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What came first,

the chicken or the egg?

Gallery 1  ::  



text eggs

During the First World War islanders from Orkney, Shetland and the Outer Hebrides were involved with The National Egg Collection for the Wounded, despite being more remote than other parts of the UK. This was launched in November 1914 in the hope of sending 20,000 eggs a week from the UK to wounded soldiers who were in hospitals in France. By August 1916 over a million eggs a week were being sent overseas.  

Eggs had been a big industry in Orkney long before the war effort. Even as early as 1880 over
1 million eggs were produced annually on Orkney. Following the Second World War this rose to over 50 million eggs. 

Unfortunately, in 1952, and then again in 1953, hurricane winds of over 120mph caused the Orkney egg industry to collapse suddenly due to the severe storm damage. In 1953 seven hundred hen houses across the islands were smashed to smithereens, or blown out to sea, and 86,000 hens perished and were picked up in barrow loads in the aftermath.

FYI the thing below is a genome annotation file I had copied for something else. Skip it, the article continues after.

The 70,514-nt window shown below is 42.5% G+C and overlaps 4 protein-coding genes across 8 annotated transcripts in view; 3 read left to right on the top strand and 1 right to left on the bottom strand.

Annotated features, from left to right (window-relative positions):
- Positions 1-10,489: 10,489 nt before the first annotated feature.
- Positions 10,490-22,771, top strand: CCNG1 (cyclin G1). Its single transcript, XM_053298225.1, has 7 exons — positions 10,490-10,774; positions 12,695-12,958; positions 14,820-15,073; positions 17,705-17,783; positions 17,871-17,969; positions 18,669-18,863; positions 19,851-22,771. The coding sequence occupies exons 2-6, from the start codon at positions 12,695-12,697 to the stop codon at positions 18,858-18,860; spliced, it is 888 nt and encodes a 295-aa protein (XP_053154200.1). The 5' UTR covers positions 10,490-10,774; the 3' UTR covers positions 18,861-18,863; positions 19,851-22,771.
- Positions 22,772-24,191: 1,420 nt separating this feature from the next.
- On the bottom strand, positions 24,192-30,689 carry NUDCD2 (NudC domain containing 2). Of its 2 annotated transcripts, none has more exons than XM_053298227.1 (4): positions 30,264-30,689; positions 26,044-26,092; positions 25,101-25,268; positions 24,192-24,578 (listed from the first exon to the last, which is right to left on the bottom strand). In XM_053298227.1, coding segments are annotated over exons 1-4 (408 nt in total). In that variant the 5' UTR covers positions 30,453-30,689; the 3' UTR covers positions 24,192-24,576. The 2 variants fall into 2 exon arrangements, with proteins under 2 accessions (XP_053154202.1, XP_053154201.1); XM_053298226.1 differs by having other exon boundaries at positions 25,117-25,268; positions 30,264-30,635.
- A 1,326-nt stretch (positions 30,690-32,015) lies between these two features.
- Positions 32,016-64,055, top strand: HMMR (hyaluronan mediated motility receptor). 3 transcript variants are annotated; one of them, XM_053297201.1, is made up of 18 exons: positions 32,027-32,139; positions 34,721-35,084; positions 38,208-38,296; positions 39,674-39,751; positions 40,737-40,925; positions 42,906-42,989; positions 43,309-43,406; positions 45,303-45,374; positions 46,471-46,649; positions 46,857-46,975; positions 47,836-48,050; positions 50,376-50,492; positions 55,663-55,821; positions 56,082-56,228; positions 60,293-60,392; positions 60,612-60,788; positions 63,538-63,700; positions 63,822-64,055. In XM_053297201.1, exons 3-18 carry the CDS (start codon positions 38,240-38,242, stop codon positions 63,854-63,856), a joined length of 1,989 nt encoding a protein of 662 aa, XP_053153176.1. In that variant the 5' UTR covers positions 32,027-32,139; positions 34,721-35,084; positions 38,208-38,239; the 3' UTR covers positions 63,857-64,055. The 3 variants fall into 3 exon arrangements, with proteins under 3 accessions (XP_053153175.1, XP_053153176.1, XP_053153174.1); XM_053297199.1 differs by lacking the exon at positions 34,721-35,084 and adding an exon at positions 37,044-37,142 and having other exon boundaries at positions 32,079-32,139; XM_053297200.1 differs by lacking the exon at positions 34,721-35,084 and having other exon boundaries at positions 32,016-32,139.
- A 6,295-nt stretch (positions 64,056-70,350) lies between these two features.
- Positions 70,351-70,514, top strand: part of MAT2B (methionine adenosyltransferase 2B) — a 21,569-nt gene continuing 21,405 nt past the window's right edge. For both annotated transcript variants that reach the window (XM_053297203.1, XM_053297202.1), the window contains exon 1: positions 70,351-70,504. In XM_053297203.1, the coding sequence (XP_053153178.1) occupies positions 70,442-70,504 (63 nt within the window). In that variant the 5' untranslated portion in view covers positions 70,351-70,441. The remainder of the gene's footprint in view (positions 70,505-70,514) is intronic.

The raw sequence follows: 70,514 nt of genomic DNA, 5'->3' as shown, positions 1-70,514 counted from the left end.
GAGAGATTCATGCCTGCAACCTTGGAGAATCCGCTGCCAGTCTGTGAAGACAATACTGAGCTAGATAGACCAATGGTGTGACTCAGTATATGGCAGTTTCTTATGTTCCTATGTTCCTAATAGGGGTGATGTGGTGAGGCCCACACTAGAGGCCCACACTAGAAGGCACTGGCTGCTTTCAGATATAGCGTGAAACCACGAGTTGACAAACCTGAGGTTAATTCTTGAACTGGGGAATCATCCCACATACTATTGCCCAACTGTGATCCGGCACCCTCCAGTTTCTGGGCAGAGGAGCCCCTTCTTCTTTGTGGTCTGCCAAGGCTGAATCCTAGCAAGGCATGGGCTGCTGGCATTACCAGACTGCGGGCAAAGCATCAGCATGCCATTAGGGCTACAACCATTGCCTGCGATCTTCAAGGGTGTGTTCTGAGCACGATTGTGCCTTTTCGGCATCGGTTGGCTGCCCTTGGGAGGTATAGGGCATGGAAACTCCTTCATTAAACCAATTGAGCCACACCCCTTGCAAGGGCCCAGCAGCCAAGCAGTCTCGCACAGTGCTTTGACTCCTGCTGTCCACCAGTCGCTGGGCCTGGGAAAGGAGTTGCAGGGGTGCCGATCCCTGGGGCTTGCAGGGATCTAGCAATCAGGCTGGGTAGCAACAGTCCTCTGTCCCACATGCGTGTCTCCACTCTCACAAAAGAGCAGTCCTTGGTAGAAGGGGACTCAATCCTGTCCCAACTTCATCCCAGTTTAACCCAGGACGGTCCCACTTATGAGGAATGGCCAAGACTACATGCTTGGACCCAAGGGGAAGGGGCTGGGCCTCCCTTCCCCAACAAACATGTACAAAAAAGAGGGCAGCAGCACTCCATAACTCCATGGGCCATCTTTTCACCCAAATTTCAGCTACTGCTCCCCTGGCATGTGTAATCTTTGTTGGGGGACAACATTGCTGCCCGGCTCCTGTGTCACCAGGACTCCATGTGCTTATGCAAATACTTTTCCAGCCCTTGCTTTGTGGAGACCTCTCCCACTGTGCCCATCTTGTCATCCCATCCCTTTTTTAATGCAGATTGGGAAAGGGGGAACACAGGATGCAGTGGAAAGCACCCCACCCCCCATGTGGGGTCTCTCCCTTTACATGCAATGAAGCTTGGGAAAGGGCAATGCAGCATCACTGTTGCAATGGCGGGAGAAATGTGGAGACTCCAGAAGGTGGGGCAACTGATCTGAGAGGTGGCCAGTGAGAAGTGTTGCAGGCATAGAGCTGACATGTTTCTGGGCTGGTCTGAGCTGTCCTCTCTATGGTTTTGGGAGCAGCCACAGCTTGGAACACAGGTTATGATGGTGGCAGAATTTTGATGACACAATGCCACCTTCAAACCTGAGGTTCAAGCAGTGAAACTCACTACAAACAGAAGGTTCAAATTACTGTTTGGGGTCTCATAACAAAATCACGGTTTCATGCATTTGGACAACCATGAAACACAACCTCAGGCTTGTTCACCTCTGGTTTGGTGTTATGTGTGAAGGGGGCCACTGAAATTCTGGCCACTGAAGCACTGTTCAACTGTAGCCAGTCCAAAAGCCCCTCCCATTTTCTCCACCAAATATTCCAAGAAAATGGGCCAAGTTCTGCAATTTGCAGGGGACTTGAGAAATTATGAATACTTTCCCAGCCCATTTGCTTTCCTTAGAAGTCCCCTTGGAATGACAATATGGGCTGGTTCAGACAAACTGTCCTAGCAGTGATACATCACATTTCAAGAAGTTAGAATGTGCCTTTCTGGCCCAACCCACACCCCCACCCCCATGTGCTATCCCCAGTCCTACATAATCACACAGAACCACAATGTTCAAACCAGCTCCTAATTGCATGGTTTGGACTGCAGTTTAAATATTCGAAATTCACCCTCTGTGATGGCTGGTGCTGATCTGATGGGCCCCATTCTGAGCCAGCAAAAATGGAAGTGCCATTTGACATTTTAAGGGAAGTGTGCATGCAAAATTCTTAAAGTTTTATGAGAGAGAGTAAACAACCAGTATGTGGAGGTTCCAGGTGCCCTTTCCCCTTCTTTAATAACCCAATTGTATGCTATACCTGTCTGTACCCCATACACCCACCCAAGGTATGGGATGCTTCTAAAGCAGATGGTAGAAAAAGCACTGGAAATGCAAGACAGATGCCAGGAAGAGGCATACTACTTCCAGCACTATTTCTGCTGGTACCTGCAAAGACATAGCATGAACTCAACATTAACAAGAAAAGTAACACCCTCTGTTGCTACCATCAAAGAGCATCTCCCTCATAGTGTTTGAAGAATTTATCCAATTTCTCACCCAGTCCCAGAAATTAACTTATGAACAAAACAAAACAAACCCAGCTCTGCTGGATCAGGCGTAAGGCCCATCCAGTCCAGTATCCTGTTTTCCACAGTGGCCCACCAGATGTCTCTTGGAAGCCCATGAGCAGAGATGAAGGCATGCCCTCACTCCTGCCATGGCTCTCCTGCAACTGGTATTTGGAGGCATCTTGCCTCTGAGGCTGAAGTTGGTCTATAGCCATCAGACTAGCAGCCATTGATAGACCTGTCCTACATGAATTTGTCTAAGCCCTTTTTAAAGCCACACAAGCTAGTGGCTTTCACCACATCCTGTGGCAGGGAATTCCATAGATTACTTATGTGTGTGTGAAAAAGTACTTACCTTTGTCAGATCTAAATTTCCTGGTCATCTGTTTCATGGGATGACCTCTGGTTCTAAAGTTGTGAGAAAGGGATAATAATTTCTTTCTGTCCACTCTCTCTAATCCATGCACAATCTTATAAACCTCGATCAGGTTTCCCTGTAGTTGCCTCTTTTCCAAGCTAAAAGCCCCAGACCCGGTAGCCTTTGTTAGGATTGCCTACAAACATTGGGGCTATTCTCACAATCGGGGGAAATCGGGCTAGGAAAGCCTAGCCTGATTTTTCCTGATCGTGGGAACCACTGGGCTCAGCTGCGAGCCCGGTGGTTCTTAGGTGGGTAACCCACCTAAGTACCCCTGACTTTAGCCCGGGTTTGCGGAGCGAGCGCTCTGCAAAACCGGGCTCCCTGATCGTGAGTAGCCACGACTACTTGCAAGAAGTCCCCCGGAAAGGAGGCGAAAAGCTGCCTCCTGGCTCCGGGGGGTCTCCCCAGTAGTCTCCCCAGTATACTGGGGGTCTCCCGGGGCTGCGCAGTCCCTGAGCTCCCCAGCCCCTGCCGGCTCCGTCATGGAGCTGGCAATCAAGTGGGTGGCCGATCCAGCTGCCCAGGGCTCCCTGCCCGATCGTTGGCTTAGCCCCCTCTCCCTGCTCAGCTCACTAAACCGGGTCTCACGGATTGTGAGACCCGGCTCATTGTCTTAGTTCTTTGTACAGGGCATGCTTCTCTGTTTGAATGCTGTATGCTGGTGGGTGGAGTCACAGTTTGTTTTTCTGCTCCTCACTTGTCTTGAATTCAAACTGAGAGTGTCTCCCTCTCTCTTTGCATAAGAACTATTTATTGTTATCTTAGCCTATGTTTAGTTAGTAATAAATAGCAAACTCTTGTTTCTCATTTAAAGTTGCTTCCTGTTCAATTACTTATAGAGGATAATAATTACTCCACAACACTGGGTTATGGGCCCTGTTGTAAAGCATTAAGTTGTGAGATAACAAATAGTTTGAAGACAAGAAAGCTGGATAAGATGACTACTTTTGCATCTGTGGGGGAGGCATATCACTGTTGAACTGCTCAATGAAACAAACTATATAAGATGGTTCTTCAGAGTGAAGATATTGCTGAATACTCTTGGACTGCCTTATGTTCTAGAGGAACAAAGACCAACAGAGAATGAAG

Neither Shetland nor the Outer Hebrides had an egg industry on this scale, although hens and ducks were kept on most crofts, and this is still the case.  

Gallery 2  ::  

Gallery 2  ::  

gallery 2

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